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by Jason Snell & Dan Moren

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By Jason Snell

Brydge releases firmware update, but its trackpad still lags

Note: This story has not been updated for several years.


Last month I was sad to report that the new iPad Pro keyboard/trackpad combination from Brydge, the makers of my longstanding favorite iPad Pro keyboard, was just not good enough. The keyboard and price were both impressive, but the trackpad experience itself was poor compared to pretty much any other pointing device you can connect to an iPad.

At the time, I expressed some hope that Brydge might be able to turn things around by updating the trackpad’s firmware. And that glimmer of hope got a little brighter last week with the release of a firmware update app that improves clicking and scrolling features.

Unfortunately, the update that Brydge rolled out along with the app doesn’t really do anything to fix the fundamental failings of the Brydge trackpad experience. Cursor movement and two-finger scrolling is still jerky and unreliable in ways that other trackpads and mice aren’t.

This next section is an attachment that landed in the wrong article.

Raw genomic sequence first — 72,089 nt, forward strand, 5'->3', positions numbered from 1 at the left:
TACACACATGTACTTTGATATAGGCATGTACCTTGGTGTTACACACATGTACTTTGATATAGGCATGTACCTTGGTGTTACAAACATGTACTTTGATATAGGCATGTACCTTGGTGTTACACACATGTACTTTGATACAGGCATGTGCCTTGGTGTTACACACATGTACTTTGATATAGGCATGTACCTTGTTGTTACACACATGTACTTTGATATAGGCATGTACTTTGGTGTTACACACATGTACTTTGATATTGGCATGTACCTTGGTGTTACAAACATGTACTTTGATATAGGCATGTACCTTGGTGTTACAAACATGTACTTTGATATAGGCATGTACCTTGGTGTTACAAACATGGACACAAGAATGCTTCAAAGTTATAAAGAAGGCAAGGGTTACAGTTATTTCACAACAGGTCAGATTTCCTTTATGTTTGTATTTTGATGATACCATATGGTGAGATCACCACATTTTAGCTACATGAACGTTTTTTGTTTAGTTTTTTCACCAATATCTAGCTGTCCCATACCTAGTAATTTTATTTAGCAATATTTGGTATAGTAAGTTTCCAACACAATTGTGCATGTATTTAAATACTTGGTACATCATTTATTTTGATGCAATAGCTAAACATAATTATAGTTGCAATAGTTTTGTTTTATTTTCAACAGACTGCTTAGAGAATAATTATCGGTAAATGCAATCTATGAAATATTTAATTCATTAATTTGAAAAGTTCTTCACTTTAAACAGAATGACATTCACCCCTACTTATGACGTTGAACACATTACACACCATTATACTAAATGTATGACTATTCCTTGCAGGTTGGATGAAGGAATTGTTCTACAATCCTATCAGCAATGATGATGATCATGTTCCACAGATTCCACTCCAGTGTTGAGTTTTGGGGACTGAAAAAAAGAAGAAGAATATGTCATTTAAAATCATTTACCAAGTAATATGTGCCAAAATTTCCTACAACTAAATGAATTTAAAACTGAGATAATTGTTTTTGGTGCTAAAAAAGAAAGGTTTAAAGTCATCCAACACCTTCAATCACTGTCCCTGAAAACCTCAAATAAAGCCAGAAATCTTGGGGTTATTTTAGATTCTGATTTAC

I spoke to people at Brydge and they suggested that now that the app has been released, the company hopes to release more updates soon. The company seems to be well aware of the limitations of its iPadOS experience and is working to make it better. I’ll keep checking back with them in the hope that I can upgrade my view of the Brydge Pro+ in the future.

I do have at least a little hope that the product can be rescued, eventually. We know that Apple’s own Magic Keyboard and Logitech’s Combo Touch acquit themselves fine, as does Apple’s standalone Magic Trackpad 2. iPadOS 13.4 enabled not just cursor support, but support for trackpad hardware.

Brydge’s trackpad, in contrast, is still emulating a mouse. It’s playing checkers while Apple and Logitech are playing chess. What’s baffling about this situation is that Brydge makes a product for Windows—the Surface Pro keyboard—that offers first-class multitouch support. And the trackpad hardware in that product is identical to the hardware in the Brydge Pro+. The only differences are the firmware and the operating system.

As a fan of Brydge’s approach to iPad keyboards and to Apple’s support for pointing devices in iPadOS 13.4, it’s frustrating to see this situation. Here’s hoping Brydge can get its firmware on track, because the world of iPad accessories is stronger with Brydge in it.

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